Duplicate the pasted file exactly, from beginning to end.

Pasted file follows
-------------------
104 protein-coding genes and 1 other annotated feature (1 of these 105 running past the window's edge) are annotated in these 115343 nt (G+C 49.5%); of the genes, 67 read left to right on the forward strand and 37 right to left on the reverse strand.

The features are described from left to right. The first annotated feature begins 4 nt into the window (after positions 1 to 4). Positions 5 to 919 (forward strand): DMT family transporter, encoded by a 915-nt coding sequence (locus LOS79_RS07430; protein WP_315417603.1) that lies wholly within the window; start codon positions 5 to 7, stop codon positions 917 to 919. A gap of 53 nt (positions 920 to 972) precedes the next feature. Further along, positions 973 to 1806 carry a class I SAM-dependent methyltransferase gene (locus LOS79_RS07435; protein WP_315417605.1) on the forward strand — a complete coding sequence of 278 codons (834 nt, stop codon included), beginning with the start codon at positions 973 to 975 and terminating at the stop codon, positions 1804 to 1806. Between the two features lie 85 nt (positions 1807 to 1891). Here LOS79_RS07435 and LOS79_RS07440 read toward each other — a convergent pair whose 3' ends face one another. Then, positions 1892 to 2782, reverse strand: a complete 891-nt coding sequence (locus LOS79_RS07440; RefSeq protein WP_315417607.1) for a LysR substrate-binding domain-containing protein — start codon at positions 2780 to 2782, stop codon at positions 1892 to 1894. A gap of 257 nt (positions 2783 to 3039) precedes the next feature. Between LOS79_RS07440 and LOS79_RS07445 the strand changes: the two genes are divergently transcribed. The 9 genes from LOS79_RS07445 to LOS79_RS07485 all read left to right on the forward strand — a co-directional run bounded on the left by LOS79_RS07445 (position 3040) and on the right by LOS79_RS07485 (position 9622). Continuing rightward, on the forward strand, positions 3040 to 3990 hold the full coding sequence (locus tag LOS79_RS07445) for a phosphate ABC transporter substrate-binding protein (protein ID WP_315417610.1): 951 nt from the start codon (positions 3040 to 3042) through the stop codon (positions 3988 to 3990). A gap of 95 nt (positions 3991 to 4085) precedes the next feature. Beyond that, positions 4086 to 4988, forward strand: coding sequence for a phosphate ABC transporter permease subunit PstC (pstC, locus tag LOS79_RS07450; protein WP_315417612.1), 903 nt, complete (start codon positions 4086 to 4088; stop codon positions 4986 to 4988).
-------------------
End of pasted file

104 protein-coding genes and 1 other annotated feature (1 of these 105 running past the window's edge) are annotated in these 115343 nt (G+C 49.5%); of the genes, 67 read left to right on the forward strand and 37 right to left on the reverse strand.

The features are described from left to right. The first annotated feature begins 4 nt into the window (after positions 1 to 4). Positions 5 to 919 (forward strand): DMT family transporter, encoded by a 915-nt coding sequence (locus LOS79_RS07430; protein WP_315417603.1) that lies wholly within the window; start codon positions 5 to 7, stop codon positions 917 to 919. A gap of 53 nt (positions 920 to 972) precedes the next feature. Further along, positions 973 to 1806 carry a class I SAM-dependent methyltransferase gene (locus LOS79_RS07435; protein WP_315417605.1) on the forward strand — a complete coding sequence of 278 codons (834 nt, stop codon included), beginning with the start codon at positions 973 to 975 and terminating at the stop codon, positions 1804 to 1806. Between the two features lie 85 nt (positions 1807 to 1891). Here LOS79_RS07435 and LOS79_RS07440 read toward each other — a convergent pair whose 3' ends face one another. Then, positions 1892 to 2782, reverse strand: a complete 891-nt coding sequence (locus LOS79_RS07440; RefSeq protein WP_315417607.1) for a LysR substrate-binding domain-containing protein — start codon at positions 2780 to 2782, stop codon at positions 1892 to 1894. A gap of 257 nt (positions 2783 to 3039) precedes the next feature. Between LOS79_RS07440 and LOS79_RS07445 the strand changes: the two genes are divergently transcribed. The 9 genes from LOS79_RS07445 to LOS79_RS07485 all read left to right on the forward strand — a co-directional run bounded on the left by LOS79_RS07445 (position 3040) and on the right by LOS79_RS07485 (position 9622). Continuing rightward, on the forward strand, positions 3040 to 3990 hold the full coding sequence (locus tag LOS79_RS07445) for a phosphate ABC transporter substrate-binding protein (protein ID WP_315417610.1): 951 nt from the start codon (positions 3040 to 3042) through the stop codon (positions 3988 to 3990). A gap of 95 nt (positions 3991 to 4085) precedes the next feature. Beyond that, positions 4086 to 4988, forward strand: coding sequence for a phosphate ABC transporter permease subunit PstC (pstC, locus tag LOS79_RS07450; protein WP_315417612.1), 903 nt, complete (start codon positions 4086 to 4088; stop codon positions 4986 to 4988).